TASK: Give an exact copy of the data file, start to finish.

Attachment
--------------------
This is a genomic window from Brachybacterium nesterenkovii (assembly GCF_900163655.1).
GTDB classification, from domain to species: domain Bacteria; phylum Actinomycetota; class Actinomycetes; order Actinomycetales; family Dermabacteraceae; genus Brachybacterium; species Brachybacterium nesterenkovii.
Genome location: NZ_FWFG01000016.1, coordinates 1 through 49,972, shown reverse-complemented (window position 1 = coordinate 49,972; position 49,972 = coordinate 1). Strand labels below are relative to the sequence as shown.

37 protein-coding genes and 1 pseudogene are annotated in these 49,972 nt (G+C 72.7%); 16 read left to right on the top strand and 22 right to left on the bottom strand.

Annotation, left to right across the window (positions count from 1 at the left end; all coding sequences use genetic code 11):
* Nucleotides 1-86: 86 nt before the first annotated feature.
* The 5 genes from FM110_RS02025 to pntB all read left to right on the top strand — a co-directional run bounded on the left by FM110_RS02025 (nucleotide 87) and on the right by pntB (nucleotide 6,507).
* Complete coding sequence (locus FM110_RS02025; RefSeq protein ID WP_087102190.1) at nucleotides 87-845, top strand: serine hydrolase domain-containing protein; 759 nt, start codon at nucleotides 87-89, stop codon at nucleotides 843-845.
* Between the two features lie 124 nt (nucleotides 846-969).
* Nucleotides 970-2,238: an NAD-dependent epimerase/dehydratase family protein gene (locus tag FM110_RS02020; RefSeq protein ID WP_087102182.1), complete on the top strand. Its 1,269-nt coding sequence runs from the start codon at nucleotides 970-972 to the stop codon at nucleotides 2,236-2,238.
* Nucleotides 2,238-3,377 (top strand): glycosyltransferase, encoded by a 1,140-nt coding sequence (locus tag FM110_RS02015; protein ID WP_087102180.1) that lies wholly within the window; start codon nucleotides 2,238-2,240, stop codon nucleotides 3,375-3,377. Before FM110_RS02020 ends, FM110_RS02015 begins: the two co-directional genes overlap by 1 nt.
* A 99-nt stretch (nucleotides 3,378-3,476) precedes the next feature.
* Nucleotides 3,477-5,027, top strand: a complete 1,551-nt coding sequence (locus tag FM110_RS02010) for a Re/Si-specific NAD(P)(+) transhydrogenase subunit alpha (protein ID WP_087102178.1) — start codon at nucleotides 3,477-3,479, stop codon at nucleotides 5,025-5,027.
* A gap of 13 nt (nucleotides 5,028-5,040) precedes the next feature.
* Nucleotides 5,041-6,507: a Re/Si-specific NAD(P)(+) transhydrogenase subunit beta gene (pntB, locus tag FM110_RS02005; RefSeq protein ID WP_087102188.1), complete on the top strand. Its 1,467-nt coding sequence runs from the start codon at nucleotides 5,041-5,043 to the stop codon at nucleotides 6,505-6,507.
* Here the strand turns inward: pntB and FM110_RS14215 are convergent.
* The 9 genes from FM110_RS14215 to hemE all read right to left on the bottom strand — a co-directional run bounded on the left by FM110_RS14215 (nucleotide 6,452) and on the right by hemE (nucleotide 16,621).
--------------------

This is a genomic window from Brachybacterium nesterenkovii (assembly GCF_900163655.1).
GTDB classification, from domain to species: domain Bacteria; phylum Actinomycetota; class Actinomycetes; order Actinomycetales; family Dermabacteraceae; genus Brachybacterium; species Brachybacterium nesterenkovii.
Genome location: NZ_FWFG01000016.1, coordinates 1 through 49,972, shown reverse-complemented (window position 1 = coordinate 49,972; position 49,972 = coordinate 1). Strand labels below are relative to the sequence as shown.

37 protein-coding genes and 1 pseudogene are annotated in these 49,972 nt (G+C 72.7%); 16 read left to right on the top strand and 22 right to left on the bottom strand.

Annotation, left to right across the window (positions count from 1 at the left end; all coding sequences use genetic code 11):
* Nucleotides 1-86: 86 nt before the first annotated feature.
* The 5 genes from FM110_RS02025 to pntB all read left to right on the top strand — a co-directional run bounded on the left by FM110_RS02025 (nucleotide 87) and on the right by pntB (nucleotide 6,507).
* Complete coding sequence (locus FM110_RS02025; RefSeq protein ID WP_087102190.1) at nucleotides 87-845, top strand: serine hydrolase domain-containing protein; 759 nt, start codon at nucleotides 87-89, stop codon at nucleotides 843-845.
* Between the two features lie 124 nt (nucleotides 846-969).
* Nucleotides 970-2,238: an NAD-dependent epimerase/dehydratase family protein gene (locus tag FM110_RS02020; RefSeq protein ID WP_087102182.1), complete on the top strand. Its 1,269-nt coding sequence runs from the start codon at nucleotides 970-972 to the stop codon at nucleotides 2,236-2,238.
* Nucleotides 2,238-3,377 (top strand): glycosyltransferase, encoded by a 1,140-nt coding sequence (locus tag FM110_RS02015; protein ID WP_087102180.1) that lies wholly within the window; start codon nucleotides 2,238-2,240, stop codon nucleotides 3,375-3,377. Before FM110_RS02020 ends, FM110_RS02015 begins: the two co-directional genes overlap by 1 nt.
* A 99-nt stretch (nucleotides 3,378-3,476) precedes the next feature.
* Nucleotides 3,477-5,027, top strand: a complete 1,551-nt coding sequence (locus tag FM110_RS02010) for a Re/Si-specific NAD(P)(+) transhydrogenase subunit alpha (protein ID WP_087102178.1) — start codon at nucleotides 3,477-3,479, stop codon at nucleotides 5,025-5,027.
* A gap of 13 nt (nucleotides 5,028-5,040) precedes the next feature.
* Nucleotides 5,041-6,507: a Re/Si-specific NAD(P)(+) transhydrogenase subunit beta gene (pntB, locus tag FM110_RS02005; RefSeq protein ID WP_087102188.1), complete on the top strand. Its 1,467-nt coding sequence runs from the start codon at nucleotides 5,041-5,043 to the stop codon at nucleotides 6,505-6,507.
* Here the strand turns inward: pntB and FM110_RS14215 are convergent.
* The 9 genes from FM110_RS14215 to hemE all read right to left on the bottom strand — a co-directional run bounded on the left by FM110_RS14215 (nucleotide 6,452) and on the right by hemE (nucleotide 16,621).